The Dental Lab Expert – company culture isn’t just a buzz word
Ashley Byrne explains how he has built a company culture in his dental lab and why other labs need to start focusing on their culture too.
Your company culture is probably the most important thing you can invest in. And yet, it’s often put to the back of lab owners’ minds because we focus on quality and production.
Company culture can actually breed quality and production. But we often don’t link them.
The Harvard Business Review (June 2020) defined company culture as: ‘Encompasses a variety of elements, including work environment, company mission, leadership style, values, ethics, expectations, and goals.’
What does that mean to a lab?
Keeping your team happy
A lab owner recently said to me: ‘I don’t know how you have more than 40 staff and keep them happy. Mine just give me stress and then leave.’
I don’t know the company culture of this lab but in that one statement something tells me the culture isn’t great.
Many years ago, when I started my business, Jenni, a good friend of mine who led the UK sales team for a global hair care company, wrapped my knuckles for using the term ‘staff’ for people I employ. She was right, and the word staff hasn’t been used at Byrne’s for more than 15 years.
It’s ‘team’ and they work with me, not for me. Simple terminology choices can start the culture change, and this was ours at Byrne’s. We have never looked back.
Culture is key to ensuring you can attract the right team members and that you can keep them. Culture comes from the top and it’s my role as a leader to guide the team and ensure everyone knows which direction we are going.
We don’t make teeth at Byrne’s – we innovate, inspire, and drive to improve people’s lives through dental manufacture.
We don’t argue, we don’t swear, we don’t raise our voices, we don’t point to blame. So when one of my team steam-cleaned 24 veneers for a ceramist and smashed them into 3,000 tiny parts, I kept my cool. We (eventually) laughed about it and we ensured the training for the team was improved so that it would never happen again.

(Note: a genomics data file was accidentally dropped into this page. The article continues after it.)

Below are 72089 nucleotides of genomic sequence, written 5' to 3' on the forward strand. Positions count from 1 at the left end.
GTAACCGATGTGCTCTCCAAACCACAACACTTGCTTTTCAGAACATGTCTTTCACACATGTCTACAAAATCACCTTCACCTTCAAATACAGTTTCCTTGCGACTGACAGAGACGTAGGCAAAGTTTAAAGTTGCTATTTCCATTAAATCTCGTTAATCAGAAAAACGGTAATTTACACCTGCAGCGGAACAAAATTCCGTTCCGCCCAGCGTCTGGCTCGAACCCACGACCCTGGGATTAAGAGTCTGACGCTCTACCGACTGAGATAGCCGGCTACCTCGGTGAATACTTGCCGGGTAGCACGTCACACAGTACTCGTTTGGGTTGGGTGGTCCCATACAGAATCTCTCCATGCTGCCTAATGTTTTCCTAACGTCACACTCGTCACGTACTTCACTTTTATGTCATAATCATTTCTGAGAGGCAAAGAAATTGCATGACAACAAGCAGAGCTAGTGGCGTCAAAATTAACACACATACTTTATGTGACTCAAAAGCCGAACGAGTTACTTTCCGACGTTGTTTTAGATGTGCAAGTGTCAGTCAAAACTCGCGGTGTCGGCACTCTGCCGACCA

We never belittle someone when they make a mistake. No one likes to mess up. Let’s not make a thing of it or, consequently, stress levels rise and people start to hide mistakes.
A positive culture can help you weather through when something negative happens. That reduces stress and anxiety in what we can do as dental technicians.
Creating your core values
Our labs are also part of the culture. If the facilities are messy and dirty, it instils a messiness in the culture; if the team don’t care about the building, why would they care about the work?
When the culture is to clean up the lab, make it look beautiful, fill it with plants, and create a cool and calm working environment. Again, you breed a cool and calm working team because that is the culture.
If the team is all onboard and someone new starts who is messy, humans like to feel part of the same culture. So with almost no training people naturally fall in line and become clean, tidy workers.
Core values can also form a key part of culture, but a simple poster on the wall saying, ‘we aim to be the best’ won’t cut it.
Our five core values are:
- Have fun and be curious
- Innovate to drive change
- Do more with less
- Always act with integrity
- Build relationships.
They are displayed throughout the lab, and we work hard to ensure they are followed, become ingrained in our work lives, and help guide us in our actions rather than being just words on a wall. I treat them as a reminder of what Byrne’s stands for and wherever we can, we use those values in feedback and personal development plans.
Focusing on company culture
As work colleagues and a team, we treat each other with respect and my trainees are just as important as me.
It’s not a hierarchical company and that structure influences the culture I have chosen for Byrne’s. It’s not perfect and I’d be the first to admit we fall off the ideal path sometimes. But when a culture is strong, my team around me are not afraid to tell me that and help me get back on that path.
If I was feared as a ‘boss’ (I hate that word, I’m a team leader) then my team would not help me get back on track. Culture is all about team improvement on delivering what we do.
As I stated in the first paragraph, as lab owners we do focus on quality and production. But if we can spend some of that focus on company culture, then huge changes can happen.
Our focus isn’t just quality or production. But through our culture of being a team of great people that care about themselves, their team, the lab, and their customers, then quality and production simply becomes part of the norm.
Catch up with previous The Lab Expert columns:
- Good working partnerships have never been so critical to dental labs
- Looking outside the box when running a lab
- Is casting dead?
- How environmentally green can a dental lab be?
- Lab owner stress and when to trust your team.
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